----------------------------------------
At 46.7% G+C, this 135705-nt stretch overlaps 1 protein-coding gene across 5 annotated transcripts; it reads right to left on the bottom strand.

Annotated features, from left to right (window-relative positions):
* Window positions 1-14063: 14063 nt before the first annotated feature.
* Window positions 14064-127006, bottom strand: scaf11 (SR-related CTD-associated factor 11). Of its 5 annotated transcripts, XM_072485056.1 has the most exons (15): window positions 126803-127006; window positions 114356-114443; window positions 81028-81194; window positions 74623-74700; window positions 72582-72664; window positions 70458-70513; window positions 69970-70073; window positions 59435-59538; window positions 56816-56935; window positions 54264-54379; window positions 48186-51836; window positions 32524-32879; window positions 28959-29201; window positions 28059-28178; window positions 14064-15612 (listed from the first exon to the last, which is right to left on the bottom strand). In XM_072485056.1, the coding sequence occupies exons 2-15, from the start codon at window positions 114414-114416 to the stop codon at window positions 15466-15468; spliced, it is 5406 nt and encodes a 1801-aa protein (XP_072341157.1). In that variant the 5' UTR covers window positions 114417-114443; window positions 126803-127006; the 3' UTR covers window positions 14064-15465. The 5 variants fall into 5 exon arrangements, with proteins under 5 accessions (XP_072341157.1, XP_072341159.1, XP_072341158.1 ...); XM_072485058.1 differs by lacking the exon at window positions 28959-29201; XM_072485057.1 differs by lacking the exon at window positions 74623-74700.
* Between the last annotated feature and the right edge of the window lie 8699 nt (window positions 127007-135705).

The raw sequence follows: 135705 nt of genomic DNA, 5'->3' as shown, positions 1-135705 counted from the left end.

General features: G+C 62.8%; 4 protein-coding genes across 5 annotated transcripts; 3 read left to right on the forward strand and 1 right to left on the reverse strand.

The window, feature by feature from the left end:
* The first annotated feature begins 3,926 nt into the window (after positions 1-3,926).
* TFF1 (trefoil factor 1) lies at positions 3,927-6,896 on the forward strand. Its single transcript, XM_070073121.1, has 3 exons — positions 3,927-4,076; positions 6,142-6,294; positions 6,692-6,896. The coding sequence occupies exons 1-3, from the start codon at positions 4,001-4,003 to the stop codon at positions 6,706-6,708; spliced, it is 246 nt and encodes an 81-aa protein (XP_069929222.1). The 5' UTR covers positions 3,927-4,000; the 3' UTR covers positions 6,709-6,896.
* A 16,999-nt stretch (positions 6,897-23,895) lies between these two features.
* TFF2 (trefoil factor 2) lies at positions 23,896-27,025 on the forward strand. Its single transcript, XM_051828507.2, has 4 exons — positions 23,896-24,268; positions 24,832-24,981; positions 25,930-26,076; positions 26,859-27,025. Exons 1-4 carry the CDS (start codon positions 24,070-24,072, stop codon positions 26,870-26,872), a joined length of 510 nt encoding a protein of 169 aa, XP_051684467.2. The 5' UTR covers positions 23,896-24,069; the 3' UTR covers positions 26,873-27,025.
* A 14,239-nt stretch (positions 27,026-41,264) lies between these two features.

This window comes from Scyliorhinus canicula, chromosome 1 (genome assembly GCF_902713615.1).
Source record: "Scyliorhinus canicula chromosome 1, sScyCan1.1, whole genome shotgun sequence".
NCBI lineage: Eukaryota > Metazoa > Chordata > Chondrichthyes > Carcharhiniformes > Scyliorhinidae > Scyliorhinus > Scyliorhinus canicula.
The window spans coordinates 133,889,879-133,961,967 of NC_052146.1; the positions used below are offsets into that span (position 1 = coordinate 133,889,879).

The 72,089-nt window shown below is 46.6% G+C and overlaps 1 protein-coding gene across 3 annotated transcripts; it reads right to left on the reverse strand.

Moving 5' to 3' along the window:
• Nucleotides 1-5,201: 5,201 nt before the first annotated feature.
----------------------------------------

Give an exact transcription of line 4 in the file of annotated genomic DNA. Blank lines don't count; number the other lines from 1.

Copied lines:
* Window positions 14064-127006, bottom strand: scaf11 (SR-related CTD-associated factor 11). Of its 5 annotated transcripts, XM_072485056.1 has the most exons (15): window positions 126803-127006; window positions 114356-114443; window positions 81028-81194; window positions 74623-74700; window positions 72582-72664; window positions 70458-70513; window positions 69970-70073; window positions 59435-59538; window positions 56816-56935; window positions 54264-54379; window positions 48186-51836; window positions 32524-32879; window positions 28959-29201; window positions 28059-28178; window positions 14064-15612 (listed from the first exon to the last, which is right to left on the bottom strand). In XM_072485056.1, the coding sequence occupies exons 2-15, from the start codon at window positions 114414-114416 to the stop codon at window positions 15466-15468; spliced, it is 5406 nt and encodes a 1801-aa protein (XP_072341157.1). In that variant the 5' UTR covers window positions 114417-114443; window positions 126803-127006; the 3' UTR covers window positions 14064-15465. The 5 variants fall into 5 exon arrangements, with proteins under 5 accessions (XP_072341157.1, XP_072341159.1, XP_072341158.1 ...); XM_072485058.1 differs by lacking the exon at window positions 28959-29201; XM_072485057.1 differs by lacking the exon at window positions 74623-74700.